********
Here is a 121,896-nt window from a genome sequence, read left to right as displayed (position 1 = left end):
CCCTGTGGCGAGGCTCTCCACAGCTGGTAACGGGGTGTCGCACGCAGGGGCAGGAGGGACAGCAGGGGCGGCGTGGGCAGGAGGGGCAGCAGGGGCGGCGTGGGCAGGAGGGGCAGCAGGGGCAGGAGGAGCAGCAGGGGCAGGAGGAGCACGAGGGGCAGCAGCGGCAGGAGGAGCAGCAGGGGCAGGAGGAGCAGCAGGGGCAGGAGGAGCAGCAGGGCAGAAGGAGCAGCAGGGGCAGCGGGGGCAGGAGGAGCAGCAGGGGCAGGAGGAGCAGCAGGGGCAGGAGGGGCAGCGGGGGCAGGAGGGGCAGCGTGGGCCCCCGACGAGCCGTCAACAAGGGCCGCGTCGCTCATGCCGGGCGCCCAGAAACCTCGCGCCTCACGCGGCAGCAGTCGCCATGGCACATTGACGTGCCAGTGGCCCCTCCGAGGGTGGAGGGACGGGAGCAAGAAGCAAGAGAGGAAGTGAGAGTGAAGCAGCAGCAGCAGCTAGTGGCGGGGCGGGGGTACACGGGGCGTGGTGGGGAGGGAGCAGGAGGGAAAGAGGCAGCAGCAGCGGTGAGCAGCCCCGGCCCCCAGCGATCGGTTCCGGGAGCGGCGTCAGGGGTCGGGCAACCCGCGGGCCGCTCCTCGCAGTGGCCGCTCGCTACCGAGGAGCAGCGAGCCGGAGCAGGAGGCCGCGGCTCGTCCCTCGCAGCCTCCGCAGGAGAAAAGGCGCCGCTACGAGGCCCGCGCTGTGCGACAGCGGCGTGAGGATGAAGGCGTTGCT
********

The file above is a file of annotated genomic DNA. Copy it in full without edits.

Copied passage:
Here is a 121,896-nt window from a genome sequence, read left to right as displayed (position 1 = left end):
CCCTGTGGCGAGGCTCTCCACAGCTGGTAACGGGGTGTCGCACGCAGGGGCAGGAGGGACAGCAGGGGCGGCGTGGGCAGGAGGGGCAGCAGGGGCGGCGTGGGCAGGAGGGGCAGCAGGGGCAGGAGGAGCAGCAGGGGCAGGAGGAGCACGAGGGGCAGCAGCGGCAGGAGGAGCAGCAGGGGCAGGAGGAGCAGCAGGGGCAGGAGGAGCAGCAGGGCAGAAGGAGCAGCAGGGGCAGCGGGGGCAGGAGGAGCAGCAGGGGCAGGAGGAGCAGCAGGGGCAGGAGGGGCAGCGGGGGCAGGAGGGGCAGCGTGGGCCCCCGACGAGCCGTCAACAAGGGCCGCGTCGCTCATGCCGGGCGCCCAGAAACCTCGCGCCTCACGCGGCAGCAGTCGCCATGGCACATTGACGTGCCAGTGGCCCCTCCGAGGGTGGAGGGACGGGAGCAAGAAGCAAGAGAGGAAGTGAGAGTGAAGCAGCAGCAGCAGCTAGTGGCGGGGCGGGGGTACACGGGGCGTGGTGGGGAGGGAGCAGGAGGGAAAGAGGCAGCAGCAGCGGTGAGCAGCCCCGGCCCCCAGCGATCGGTTCCGGGAGCGGCGTCAGGGGTCGGGCAACCCGCGGGCCGCTCCTCGCAGTGGCCGCTCGCTACCGAGGAGCAGCGAGCCGGAGCAGGAGGCCGCGGCTCGTCCCTCGCAGCCTCCGCAGGAGAAAAGGCGCCGCTACGAGGCCCGCGCTGTGCGACAGCGGCGTGAGGATGAAGGCGTTGCT